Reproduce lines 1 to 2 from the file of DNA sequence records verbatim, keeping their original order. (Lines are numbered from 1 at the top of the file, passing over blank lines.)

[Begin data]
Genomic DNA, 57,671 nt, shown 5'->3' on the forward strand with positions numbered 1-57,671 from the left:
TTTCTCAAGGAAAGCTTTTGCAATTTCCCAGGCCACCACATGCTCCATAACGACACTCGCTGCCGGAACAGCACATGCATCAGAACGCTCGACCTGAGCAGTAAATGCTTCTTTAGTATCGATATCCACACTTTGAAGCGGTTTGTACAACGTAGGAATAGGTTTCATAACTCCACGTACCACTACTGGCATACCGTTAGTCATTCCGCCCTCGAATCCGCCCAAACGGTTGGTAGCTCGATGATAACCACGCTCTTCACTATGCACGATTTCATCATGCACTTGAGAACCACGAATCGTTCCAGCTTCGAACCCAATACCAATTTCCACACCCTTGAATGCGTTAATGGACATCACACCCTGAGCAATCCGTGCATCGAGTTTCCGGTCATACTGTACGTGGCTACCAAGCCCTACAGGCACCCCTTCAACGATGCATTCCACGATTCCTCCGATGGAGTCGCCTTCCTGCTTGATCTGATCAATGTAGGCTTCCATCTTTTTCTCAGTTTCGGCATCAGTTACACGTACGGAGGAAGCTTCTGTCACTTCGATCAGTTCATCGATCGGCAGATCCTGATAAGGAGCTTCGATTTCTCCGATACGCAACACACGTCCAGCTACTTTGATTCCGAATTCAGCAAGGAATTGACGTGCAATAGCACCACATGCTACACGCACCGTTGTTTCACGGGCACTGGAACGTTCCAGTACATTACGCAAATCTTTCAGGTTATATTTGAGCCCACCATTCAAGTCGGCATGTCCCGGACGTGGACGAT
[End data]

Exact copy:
Genomic DNA, 57,671 nt, shown 5'->3' on the forward strand with positions numbered 1-57,671 from the left:
TTTCTCAAGGAAAGCTTTTGCAATTTCCCAGGCCACCACATGCTCCATAACGACACTCGCTGCCGGAACAGCACATGCATCAGAACGCTCGACCTGAGCAGTAAATGCTTCTTTAGTATCGATATCCACACTTTGAAGCGGTTTGTACAACGTAGGAATAGGTTTCATAACTCCACGTACCACTACTGGCATACCGTTAGTCATTCCGCCCTCGAATCCGCCCAAACGGTTGGTAGCTCGATGATAACCACGCTCTTCACTATGCACGATTTCATCATGCACTTGAGAACCACGAATCGTTCCAGCTTCGAACCCAATACCAATTTCCACACCCTTGAATGCGTTAATGGACATCACACCCTGAGCAATCCGTGCATCGAGTTTCCGGTCATACTGTACGTGGCTACCAAGCCCTACAGGCACCCCTTCAACGATGCATTCCACGATTCCTCCGATGGAGTCGCCTTCCTGCTTGATCTGATCAATGTAGGCTTCCATCTTTTTCTCAGTTTCGGCATCAGTTACACGTACGGAGGAAGCTTCTGTCACTTCGATCAGTTCATCGATCGGCAGATCCTGATAAGGAGCTTCGATTTCTCCGATACGCAACACACGTCCAGCTACTTTGATTCCGAATTCAGCAAGGAATTGACGTGCAATAGCACCACATGCTACACGCACCGTTGTTTCACGGGCACTGGAACGTTCCAGTACATTACGCAAATCTTTCAGGTTATATTTGAGCCCACCATTCAAGTCGGCATGTCCCGGACGTGGACGAT